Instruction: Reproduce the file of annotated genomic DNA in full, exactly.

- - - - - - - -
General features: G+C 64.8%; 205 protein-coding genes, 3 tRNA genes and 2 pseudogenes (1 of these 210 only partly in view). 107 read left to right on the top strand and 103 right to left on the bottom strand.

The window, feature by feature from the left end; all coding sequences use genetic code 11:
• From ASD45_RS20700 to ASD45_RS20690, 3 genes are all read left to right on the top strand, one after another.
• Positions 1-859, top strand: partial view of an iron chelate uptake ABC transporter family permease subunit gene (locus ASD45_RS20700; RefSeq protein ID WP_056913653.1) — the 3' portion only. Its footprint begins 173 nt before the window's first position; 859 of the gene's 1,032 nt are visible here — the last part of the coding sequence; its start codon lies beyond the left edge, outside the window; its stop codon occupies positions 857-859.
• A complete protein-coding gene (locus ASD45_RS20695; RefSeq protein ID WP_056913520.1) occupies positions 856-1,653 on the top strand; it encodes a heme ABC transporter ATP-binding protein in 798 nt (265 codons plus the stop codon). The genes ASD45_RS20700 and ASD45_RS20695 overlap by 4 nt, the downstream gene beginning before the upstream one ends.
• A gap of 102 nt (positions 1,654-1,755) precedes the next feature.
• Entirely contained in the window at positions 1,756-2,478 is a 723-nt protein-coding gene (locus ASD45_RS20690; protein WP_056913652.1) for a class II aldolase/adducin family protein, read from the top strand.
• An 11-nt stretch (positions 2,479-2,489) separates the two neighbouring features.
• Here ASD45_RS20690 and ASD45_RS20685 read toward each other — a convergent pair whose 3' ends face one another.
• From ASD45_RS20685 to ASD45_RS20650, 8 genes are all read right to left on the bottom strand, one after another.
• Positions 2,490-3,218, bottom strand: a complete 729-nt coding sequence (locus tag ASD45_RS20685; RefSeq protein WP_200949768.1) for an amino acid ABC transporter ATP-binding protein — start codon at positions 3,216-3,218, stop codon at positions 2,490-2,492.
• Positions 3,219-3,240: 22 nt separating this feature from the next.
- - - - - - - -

General features: G+C 64.8%; 205 protein-coding genes, 3 tRNA genes and 2 pseudogenes (1 of these 210 only partly in view). 107 read left to right on the top strand and 103 right to left on the bottom strand.

The window, feature by feature from the left end; all coding sequences use genetic code 11:
• From ASD45_RS20700 to ASD45_RS20690, 3 genes are all read left to right on the top strand, one after another.
• Positions 1-859, top strand: partial view of an iron chelate uptake ABC transporter family permease subunit gene (locus ASD45_RS20700; RefSeq protein ID WP_056913653.1) — the 3' portion only. Its footprint begins 173 nt before the window's first position; 859 of the gene's 1,032 nt are visible here — the last part of the coding sequence; its start codon lies beyond the left edge, outside the window; its stop codon occupies positions 857-859.
• A complete protein-coding gene (locus ASD45_RS20695; RefSeq protein ID WP_056913520.1) occupies positions 856-1,653 on the top strand; it encodes a heme ABC transporter ATP-binding protein in 798 nt (265 codons plus the stop codon). The genes ASD45_RS20700 and ASD45_RS20695 overlap by 4 nt, the downstream gene beginning before the upstream one ends.
• A gap of 102 nt (positions 1,654-1,755) precedes the next feature.
• Entirely contained in the window at positions 1,756-2,478 is a 723-nt protein-coding gene (locus ASD45_RS20690; protein WP_056913652.1) for a class II aldolase/adducin family protein, read from the top strand.
• An 11-nt stretch (positions 2,479-2,489) separates the two neighbouring features.
• Here ASD45_RS20690 and ASD45_RS20685 read toward each other — a convergent pair whose 3' ends face one another.
• From ASD45_RS20685 to ASD45_RS20650, 8 genes are all read right to left on the bottom strand, one after another.
• Positions 2,490-3,218, bottom strand: a complete 729-nt coding sequence (locus tag ASD45_RS20685; RefSeq protein WP_200949768.1) for an amino acid ABC transporter ATP-binding protein — start codon at positions 3,216-3,218, stop codon at positions 2,490-2,492.
• Positions 3,219-3,240: 22 nt separating this feature from the next.